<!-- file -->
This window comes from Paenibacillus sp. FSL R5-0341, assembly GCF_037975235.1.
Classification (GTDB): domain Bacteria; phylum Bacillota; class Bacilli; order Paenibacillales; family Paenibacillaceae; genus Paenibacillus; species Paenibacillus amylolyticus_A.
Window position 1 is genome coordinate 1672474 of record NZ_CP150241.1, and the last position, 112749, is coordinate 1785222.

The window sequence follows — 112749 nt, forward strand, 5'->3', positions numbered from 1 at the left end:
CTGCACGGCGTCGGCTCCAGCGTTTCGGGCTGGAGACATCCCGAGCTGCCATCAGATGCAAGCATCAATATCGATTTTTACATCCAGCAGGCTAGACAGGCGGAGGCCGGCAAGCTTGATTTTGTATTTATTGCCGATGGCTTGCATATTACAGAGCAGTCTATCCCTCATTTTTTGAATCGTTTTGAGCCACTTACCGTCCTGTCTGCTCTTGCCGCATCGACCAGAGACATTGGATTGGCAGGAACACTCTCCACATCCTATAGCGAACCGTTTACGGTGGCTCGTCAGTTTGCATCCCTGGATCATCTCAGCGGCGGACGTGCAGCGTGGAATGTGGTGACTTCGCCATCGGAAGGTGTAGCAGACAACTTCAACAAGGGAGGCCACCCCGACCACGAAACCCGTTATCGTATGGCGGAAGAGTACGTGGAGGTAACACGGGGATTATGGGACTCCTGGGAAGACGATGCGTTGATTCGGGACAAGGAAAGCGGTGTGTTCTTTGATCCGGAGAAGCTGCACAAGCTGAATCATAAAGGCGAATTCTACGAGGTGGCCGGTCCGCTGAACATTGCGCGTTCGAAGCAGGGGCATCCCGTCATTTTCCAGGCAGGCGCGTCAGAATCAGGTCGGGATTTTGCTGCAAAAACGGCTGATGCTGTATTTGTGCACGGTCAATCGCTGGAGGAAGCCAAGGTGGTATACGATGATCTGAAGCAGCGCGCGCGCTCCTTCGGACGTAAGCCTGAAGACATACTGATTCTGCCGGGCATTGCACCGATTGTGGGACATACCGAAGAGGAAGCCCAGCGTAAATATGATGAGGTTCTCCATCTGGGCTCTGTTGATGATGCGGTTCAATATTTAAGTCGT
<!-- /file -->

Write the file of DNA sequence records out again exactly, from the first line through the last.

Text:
This window comes from Paenibacillus sp. FSL R5-0341, assembly GCF_037975235.1.
Classification (GTDB): domain Bacteria; phylum Bacillota; class Bacilli; order Paenibacillales; family Paenibacillaceae; genus Paenibacillus; species Paenibacillus amylolyticus_A.
Window position 1 is genome coordinate 1672474 of record NZ_CP150241.1, and the last position, 112749, is coordinate 1785222.

The window sequence follows — 112749 nt, forward strand, 5'->3', positions numbered from 1 at the left end:
CTGCACGGCGTCGGCTCCAGCGTTTCGGGCTGGAGACATCCCGAGCTGCCATCAGATGCAAGCATCAATATCGATTTTTACATCCAGCAGGCTAGACAGGCGGAGGCCGGCAAGCTTGATTTTGTATTTATTGCCGATGGCTTGCATATTACAGAGCAGTCTATCCCTCATTTTTTGAATCGTTTTGAGCCACTTACCGTCCTGTCTGCTCTTGCCGCATCGACCAGAGACATTGGATTGGCAGGAACACTCTCCACATCCTATAGCGAACCGTTTACGGTGGCTCGTCAGTTTGCATCCCTGGATCATCTCAGCGGCGGACGTGCAGCGTGGAATGTGGTGACTTCGCCATCGGAAGGTGTAGCAGACAACTTCAACAAGGGAGGCCACCCCGACCACGAAACCCGTTATCGTATGGCGGAAGAGTACGTGGAGGTAACACGGGGATTATGGGACTCCTGGGAAGACGATGCGTTGATTCGGGACAAGGAAAGCGGTGTGTTCTTTGATCCGGAGAAGCTGCACAAGCTGAATCATAAAGGCGAATTCTACGAGGTGGCCGGTCCGCTGAACATTGCGCGTTCGAAGCAGGGGCATCCCGTCATTTTCCAGGCAGGCGCGTCAGAATCAGGTCGGGATTTTGCTGCAAAAACGGCTGATGCTGTATTTGTGCACGGTCAATCGCTGGAGGAAGCCAAGGTGGTATACGATGATCTGAAGCAGCGCGCGCGCTCCTTCGGACGTAAGCCTGAAGACATACTGATTCTGCCGGGCATTGCACCGATTGTGGGACATACCGAAGAGGAAGCCCAGCGTAAATATGATGAGGTTCTCCATCTGGGCTCTGTTGATGATGCGGTTCAATATTTAAGTCGT